However, at teh same time, when you overvolt, you're gonna shorten the life of the chip, so why not get the warranty? You can transfer it to a new user when you sell the chip, too...Intel really has taken this to the next level when it comes to this warranty.
Yes, it can work, and it might be board-BIOS dependant. I know SB does, I haven't bothered to try with IVB, and SB-E, you need Turbo for OC with some 3960X chips, and Intel will replace retail chips that do that, I heard.
From what I'm seeing here (thanks cad, especially) this warranty at a very reasonable £15 is quite a good deal for those looking for that extra peace of mind, so I don't think cookiemonster has made a mistake in going for it.
I didn't bother with it, but then I just don't care. Just gives me an excuse to buy the better one if I break it.
Hi there thanks for all the advice, but to me it just means i spent £15 more to buy the processor, maybe i could have got it cheaper from somewhere else but to me peace of mind is a lot when accidents happen. I will give you all a shout when i decide to overclock.
Interesting reading, i cant clock my 3570k as high as my old 2500k would go, seems to top out around 4.6, 4.8 but that's enough anyway for me.
So back to turbo and overclock!
Sounds like that's board dependent, if it needs to be enabled to overclock. From what I understand, turbo will save some power and keep things a lot cooler in idle mode.
Wo with the 3770k, stock speeds are 3.5Ghz (idle) & 3.9Ghz (turbo). How does that work? Does the chip regulate the multiplier increase depending on the load? Does it do it core-for-core?
I would pick an i5-3570K for any application over the i7-3770K. There's too little in the 3770K that warrants the price gap between the two chips.
That was my thought too, though many opinions to the contrary
Price of 3570k is ~60% of the 3770k, performance (on average) of 3570K is about 80-90% of the 3770k. So the price point doesn't suck. Of course it's debatable, but the overclockability seems about the same.
I suppose I suffer from over simplification....... if you are regularily using apps that can use and perform significantly better with more than 4 cores/threads, then go 3770K, if not, the cheaper 3570 is the answer.
About 3 years ago after using my i7 920 for some months I decided to disable HT to see what impact it would have in terms of temps and reduced voltage requirements at high overclocks, I played around for a couple of weeks tweaking settings and benching, I realised about 4 months later when I updated the Bios that I had forgotten to re-enable HT..... did not see any difference, but all I do is surf, a bit of light gaming and a fair bit of Office 2010 work.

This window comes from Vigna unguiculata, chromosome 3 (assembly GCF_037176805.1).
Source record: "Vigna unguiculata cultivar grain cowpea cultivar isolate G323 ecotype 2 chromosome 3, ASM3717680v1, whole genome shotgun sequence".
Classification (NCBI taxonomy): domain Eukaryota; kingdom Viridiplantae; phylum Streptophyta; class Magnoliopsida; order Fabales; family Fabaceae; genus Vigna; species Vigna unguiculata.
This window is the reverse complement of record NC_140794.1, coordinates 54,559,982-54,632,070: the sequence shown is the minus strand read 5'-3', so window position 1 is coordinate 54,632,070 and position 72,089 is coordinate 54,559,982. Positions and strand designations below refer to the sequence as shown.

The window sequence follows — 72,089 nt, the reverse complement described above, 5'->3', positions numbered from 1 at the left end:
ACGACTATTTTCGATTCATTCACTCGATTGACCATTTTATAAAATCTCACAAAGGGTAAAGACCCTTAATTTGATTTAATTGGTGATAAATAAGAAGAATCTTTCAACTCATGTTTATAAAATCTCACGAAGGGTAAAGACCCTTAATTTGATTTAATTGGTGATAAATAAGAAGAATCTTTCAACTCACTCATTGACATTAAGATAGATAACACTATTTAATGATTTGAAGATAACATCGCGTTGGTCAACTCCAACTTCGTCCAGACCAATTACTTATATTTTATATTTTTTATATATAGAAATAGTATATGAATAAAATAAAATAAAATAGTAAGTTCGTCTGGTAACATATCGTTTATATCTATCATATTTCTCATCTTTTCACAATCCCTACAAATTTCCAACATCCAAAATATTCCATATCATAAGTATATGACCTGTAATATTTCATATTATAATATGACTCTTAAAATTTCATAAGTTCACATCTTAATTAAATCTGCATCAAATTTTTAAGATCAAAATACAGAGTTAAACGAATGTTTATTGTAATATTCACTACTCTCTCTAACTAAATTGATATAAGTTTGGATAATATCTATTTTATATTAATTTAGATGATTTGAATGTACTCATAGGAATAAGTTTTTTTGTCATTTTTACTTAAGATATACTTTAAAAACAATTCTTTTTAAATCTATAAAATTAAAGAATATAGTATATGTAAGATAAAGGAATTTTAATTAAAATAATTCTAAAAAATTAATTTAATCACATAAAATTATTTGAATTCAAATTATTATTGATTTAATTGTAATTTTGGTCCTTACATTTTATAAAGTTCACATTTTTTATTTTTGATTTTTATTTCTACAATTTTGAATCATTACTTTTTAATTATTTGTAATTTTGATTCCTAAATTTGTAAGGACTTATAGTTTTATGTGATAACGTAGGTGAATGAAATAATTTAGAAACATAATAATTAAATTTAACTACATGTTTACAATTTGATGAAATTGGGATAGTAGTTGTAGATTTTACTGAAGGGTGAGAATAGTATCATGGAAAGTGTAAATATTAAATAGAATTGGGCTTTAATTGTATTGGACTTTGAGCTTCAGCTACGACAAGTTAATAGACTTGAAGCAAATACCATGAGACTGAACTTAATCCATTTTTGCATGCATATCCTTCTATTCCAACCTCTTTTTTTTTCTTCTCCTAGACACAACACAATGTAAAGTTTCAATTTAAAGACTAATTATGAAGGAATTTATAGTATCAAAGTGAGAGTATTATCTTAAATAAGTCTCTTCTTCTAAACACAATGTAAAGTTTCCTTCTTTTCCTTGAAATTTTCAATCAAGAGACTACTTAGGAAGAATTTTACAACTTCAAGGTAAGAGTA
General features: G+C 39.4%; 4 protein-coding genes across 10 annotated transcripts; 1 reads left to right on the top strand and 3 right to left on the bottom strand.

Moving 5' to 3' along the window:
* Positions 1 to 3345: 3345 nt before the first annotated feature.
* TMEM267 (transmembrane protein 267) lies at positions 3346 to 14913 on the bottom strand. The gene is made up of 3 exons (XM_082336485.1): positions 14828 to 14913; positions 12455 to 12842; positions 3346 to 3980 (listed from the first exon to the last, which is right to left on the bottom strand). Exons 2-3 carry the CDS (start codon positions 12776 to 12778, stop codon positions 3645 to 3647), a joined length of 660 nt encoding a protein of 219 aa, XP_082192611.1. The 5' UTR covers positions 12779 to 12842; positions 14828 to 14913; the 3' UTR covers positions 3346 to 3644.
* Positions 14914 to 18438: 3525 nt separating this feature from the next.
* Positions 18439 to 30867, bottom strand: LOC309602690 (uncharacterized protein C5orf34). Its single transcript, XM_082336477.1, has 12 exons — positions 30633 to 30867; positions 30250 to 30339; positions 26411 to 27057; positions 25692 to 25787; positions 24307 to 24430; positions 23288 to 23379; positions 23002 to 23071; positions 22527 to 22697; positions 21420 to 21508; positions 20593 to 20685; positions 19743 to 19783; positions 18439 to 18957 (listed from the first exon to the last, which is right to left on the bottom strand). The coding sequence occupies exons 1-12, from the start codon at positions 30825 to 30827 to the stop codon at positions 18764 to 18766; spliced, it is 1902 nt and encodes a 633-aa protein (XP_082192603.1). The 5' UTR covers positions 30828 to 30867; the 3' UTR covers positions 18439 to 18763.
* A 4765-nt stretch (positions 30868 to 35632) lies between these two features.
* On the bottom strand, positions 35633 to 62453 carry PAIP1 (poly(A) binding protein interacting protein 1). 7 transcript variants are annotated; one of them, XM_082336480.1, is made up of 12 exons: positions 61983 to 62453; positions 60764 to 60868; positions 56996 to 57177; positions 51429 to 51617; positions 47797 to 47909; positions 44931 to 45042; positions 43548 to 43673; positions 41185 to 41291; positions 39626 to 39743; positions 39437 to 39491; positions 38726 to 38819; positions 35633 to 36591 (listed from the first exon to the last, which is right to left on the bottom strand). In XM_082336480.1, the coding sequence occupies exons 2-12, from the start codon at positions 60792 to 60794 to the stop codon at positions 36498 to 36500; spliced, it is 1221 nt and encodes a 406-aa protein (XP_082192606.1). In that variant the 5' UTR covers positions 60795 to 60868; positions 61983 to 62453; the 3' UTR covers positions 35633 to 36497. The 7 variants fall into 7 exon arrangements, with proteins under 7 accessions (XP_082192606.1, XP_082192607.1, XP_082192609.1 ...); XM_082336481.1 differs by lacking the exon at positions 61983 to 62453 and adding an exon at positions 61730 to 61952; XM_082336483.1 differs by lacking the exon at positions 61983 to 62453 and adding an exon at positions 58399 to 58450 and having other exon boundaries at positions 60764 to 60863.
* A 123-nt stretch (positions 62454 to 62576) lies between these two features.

4 cores vs. 8 virtual... and from what I recall seeing in past performance tests, it does improve things if their being utilized, but each one is slight slower than a single core that is not broken into two.
I suspect that the 8MB vs 6MB cache is probably the biggest bottleneck.
Hell, I'm running a 2x Core2 rigs right now and even wondering why I'm upgrading
If you're wondering why you're upgrading why are you then? haha Save your money and upgrade in the next generation then.
I've skipped generations of CPUs, from the 920, 2600 and now Ivy Bridge. My plan was always to jump to Ivy Bridge when it arrived and here it is.
Do I need to? Probably not. Do I want to? Yes.
Between the 2 the greater cache will of course help, I was in a dilemma wheter I should upgrade/sidegrade/downgrade/anyGrade from my i7 920 to a 3570K, some have said that with the loss of HT AND cache size I would take a fair hit in performance, where actually the 3570k improves most CPU/Encode type benches by a fair bit, add to that the overclocking headroom on a typical 3570K in comparision to an i7 920 and it's good enough for me.
I haven't looked up any comparisons between the 920 and the 3570k or 3770k.
I just know in my case, the memory bandwidth alone with an IMC will be a big jump from a Core2 duo.
To bad the deal on the 3750k I listed before is expired, so now I'm looking at about $220 for a 3570k or $330 for a 3770k.